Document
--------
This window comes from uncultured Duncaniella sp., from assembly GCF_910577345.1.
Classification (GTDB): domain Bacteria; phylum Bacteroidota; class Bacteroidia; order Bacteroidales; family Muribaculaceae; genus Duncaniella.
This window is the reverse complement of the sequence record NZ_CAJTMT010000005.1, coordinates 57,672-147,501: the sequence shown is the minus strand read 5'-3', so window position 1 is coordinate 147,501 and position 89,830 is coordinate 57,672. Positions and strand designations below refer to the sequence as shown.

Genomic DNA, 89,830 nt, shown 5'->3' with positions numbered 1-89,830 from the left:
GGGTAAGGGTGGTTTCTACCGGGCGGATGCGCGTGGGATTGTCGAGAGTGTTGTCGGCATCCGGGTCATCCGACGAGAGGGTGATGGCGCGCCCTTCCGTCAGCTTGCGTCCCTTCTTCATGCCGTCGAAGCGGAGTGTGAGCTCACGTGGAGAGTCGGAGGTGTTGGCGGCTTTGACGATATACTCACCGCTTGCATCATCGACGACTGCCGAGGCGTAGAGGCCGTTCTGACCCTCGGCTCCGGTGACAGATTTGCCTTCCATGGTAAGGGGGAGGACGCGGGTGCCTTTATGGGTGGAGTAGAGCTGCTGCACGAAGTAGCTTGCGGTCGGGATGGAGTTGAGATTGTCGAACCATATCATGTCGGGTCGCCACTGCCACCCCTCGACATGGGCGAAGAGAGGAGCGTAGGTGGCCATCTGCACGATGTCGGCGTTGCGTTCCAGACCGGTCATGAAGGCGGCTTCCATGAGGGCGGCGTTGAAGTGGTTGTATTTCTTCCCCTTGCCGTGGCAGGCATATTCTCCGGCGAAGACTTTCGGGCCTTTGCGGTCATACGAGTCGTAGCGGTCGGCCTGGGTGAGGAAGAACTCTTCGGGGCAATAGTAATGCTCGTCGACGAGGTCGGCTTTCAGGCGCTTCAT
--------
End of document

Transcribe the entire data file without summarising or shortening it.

This window comes from uncultured Duncaniella sp., from assembly GCF_910577345.1.
Classification (GTDB): domain Bacteria; phylum Bacteroidota; class Bacteroidia; order Bacteroidales; family Muribaculaceae; genus Duncaniella.
This window is the reverse complement of the sequence record NZ_CAJTMT010000005.1, coordinates 57,672-147,501: the sequence shown is the minus strand read 5'-3', so window position 1 is coordinate 147,501 and position 89,830 is coordinate 57,672. Positions and strand designations below refer to the sequence as shown.

Genomic DNA, 89,830 nt, shown 5'->3' with positions numbered 1-89,830 from the left:
GGGTAAGGGTGGTTTCTACCGGGCGGATGCGCGTGGGATTGTCGAGAGTGTTGTCGGCATCCGGGTCATCCGACGAGAGGGTGATGGCGCGCCCTTCCGTCAGCTTGCGTCCCTTCTTCATGCCGTCGAAGCGGAGTGTGAGCTCACGTGGAGAGTCGGAGGTGTTGGCGGCTTTGACGATATACTCACCGCTTGCATCATCGACGACTGCCGAGGCGTAGAGGCCGTTCTGACCCTCGGCTCCGGTGACAGATTTGCCTTCCATGGTAAGGGGGAGGACGCGGGTGCCTTTATGGGTGGAGTAGAGCTGCTGCACGAAGTAGCTTGCGGTCGGGATGGAGTTGAGATTGTCGAACCATATCATGTCGGGTCGCCACTGCCACCCCTCGACATGGGCGAAGAGAGGAGCGTAGGTGGCCATCTGCACGATGTCGGCGTTGCGTTCCAGACCGGTCATGAAGGCGGCTTCCATGAGGGCGGCGTTGAAGTGGTTGTATTTCTTCCCCTTGCCGTGGCAGGCATATTCTCCGGCGAAGACTTTCGGGCCTTTGCGGTCATACGAGTCGTAGCGGTCGGCCTGGGTGAGGAAGAACTCTTCGGGGCAATAGTAATGCTCGTCGACGAGGTCGGCTTTCAGGCGCTTCAT